Nicotinamide adenine dinucleotide (NAD+) is an essential biomolecule involved in many critical processes. Its role as both a driver of energy production and a signaling molecule underscores its importance in health and disease. NAD+ signaling impacts multiple processes that are dysregulated in cancer, including DNA repair, cell proliferation, differentiation, redox regulation, and oxidative stress. Distribution of NAD+ is highly compartmentalized, with each subcellular NAD+ pool differentially regulated and preferentially involved in distinct NAD+-dependent signaling or metabolic events. Emerging evidence suggests that targeting NAD+ metabolism is likely to repress many specific mechanisms underlying tumor development and progression, including proliferation, survival, metabolic adaptations, invasive capabilities, heterotypic interactions with the tumor microenvironment, and stress response including notably DNA maintenance and repair. Here we provide a comprehensive overview of how compartmentalized NAD+ metabolism in mitochondria, nucleus, cytosol, and extracellular space impacts cancer formation and progression, along with a discussion of the therapeutic potential of NAD+-targeting drugs in cancer.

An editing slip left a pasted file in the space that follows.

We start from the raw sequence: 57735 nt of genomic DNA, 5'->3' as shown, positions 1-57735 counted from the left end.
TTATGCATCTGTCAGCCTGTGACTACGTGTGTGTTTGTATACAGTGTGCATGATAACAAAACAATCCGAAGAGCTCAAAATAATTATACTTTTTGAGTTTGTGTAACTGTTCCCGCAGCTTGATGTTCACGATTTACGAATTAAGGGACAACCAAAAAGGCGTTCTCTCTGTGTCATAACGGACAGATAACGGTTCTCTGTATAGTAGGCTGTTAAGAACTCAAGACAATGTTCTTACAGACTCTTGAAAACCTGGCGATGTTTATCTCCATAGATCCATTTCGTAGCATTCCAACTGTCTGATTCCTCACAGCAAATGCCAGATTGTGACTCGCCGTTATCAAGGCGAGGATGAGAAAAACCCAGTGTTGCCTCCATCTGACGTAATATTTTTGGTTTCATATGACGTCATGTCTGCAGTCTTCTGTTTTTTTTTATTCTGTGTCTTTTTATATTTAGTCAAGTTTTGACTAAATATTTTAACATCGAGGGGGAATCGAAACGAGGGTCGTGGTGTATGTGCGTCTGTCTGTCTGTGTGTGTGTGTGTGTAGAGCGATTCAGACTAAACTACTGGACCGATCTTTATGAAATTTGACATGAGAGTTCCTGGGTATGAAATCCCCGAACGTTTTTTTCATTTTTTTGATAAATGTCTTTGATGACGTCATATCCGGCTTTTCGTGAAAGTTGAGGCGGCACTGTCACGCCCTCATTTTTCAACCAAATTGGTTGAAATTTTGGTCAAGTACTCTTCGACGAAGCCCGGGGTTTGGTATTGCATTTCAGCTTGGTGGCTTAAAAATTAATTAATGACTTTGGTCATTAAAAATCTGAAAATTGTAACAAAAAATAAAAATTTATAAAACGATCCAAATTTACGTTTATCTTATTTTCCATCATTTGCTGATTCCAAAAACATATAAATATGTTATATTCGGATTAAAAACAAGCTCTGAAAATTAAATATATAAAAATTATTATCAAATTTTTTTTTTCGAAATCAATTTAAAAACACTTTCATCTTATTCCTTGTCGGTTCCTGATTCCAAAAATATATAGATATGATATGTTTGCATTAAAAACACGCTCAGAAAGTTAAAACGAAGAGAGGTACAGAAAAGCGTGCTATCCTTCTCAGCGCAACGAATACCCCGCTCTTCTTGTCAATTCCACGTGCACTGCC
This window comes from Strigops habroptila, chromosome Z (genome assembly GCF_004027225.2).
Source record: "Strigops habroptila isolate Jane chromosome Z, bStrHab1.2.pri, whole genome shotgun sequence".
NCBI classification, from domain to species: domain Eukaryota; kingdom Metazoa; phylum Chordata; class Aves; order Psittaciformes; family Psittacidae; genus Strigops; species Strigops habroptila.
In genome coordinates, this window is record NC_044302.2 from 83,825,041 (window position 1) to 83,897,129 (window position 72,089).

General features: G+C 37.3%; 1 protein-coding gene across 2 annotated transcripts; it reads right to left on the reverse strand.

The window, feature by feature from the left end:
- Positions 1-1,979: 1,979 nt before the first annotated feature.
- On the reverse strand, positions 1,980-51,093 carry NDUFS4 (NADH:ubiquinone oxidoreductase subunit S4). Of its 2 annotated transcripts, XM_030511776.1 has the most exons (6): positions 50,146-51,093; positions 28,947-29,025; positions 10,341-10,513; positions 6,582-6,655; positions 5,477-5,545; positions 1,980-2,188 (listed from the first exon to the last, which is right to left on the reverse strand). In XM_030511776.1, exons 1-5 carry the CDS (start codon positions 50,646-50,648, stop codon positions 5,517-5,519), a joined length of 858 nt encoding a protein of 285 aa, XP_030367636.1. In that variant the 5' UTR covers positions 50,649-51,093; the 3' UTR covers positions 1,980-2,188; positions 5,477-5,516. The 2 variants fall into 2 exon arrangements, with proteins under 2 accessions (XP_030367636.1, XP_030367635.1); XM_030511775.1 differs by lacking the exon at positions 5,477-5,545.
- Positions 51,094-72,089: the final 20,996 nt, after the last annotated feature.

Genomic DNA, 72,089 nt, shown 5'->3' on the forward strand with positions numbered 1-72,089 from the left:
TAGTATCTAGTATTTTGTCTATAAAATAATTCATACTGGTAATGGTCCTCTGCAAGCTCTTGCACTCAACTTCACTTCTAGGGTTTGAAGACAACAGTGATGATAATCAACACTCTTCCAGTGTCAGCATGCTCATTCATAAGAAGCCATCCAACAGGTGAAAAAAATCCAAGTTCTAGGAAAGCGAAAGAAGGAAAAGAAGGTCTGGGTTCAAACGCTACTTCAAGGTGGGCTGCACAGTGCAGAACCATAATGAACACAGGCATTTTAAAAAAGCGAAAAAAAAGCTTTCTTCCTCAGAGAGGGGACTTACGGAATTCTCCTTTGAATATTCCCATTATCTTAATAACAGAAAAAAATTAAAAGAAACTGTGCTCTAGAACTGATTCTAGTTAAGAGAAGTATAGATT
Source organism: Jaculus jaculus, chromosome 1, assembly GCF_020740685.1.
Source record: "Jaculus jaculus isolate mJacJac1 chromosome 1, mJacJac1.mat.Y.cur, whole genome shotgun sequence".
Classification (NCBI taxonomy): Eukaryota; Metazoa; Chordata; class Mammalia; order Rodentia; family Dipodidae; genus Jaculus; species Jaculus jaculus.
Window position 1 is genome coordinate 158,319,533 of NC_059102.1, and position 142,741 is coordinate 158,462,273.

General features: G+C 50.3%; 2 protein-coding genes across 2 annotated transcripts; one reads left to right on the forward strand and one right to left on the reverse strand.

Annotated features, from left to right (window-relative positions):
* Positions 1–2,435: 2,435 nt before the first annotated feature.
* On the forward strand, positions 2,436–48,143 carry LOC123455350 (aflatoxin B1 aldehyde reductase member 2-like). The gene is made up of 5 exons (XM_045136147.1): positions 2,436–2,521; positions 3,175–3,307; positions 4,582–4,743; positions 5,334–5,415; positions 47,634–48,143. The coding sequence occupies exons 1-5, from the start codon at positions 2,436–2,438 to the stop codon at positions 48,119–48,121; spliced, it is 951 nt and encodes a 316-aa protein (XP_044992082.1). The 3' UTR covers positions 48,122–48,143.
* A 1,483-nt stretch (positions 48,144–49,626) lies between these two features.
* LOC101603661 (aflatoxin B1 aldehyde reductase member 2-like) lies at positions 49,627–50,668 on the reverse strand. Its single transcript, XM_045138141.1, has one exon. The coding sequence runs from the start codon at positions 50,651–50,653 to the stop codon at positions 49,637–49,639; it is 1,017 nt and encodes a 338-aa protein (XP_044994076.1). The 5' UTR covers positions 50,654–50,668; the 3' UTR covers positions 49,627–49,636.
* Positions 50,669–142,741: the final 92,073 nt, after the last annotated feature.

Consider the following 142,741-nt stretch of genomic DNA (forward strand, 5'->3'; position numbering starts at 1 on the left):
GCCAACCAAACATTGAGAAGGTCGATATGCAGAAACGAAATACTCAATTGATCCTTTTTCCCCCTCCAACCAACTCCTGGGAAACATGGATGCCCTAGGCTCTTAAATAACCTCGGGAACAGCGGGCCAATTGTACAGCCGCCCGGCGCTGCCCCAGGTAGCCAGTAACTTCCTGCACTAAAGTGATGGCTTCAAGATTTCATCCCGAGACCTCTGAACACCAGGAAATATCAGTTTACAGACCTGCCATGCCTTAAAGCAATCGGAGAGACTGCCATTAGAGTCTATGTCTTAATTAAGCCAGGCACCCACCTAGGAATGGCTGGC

ASJC Scopus subject areas
- Pharmacology (medical)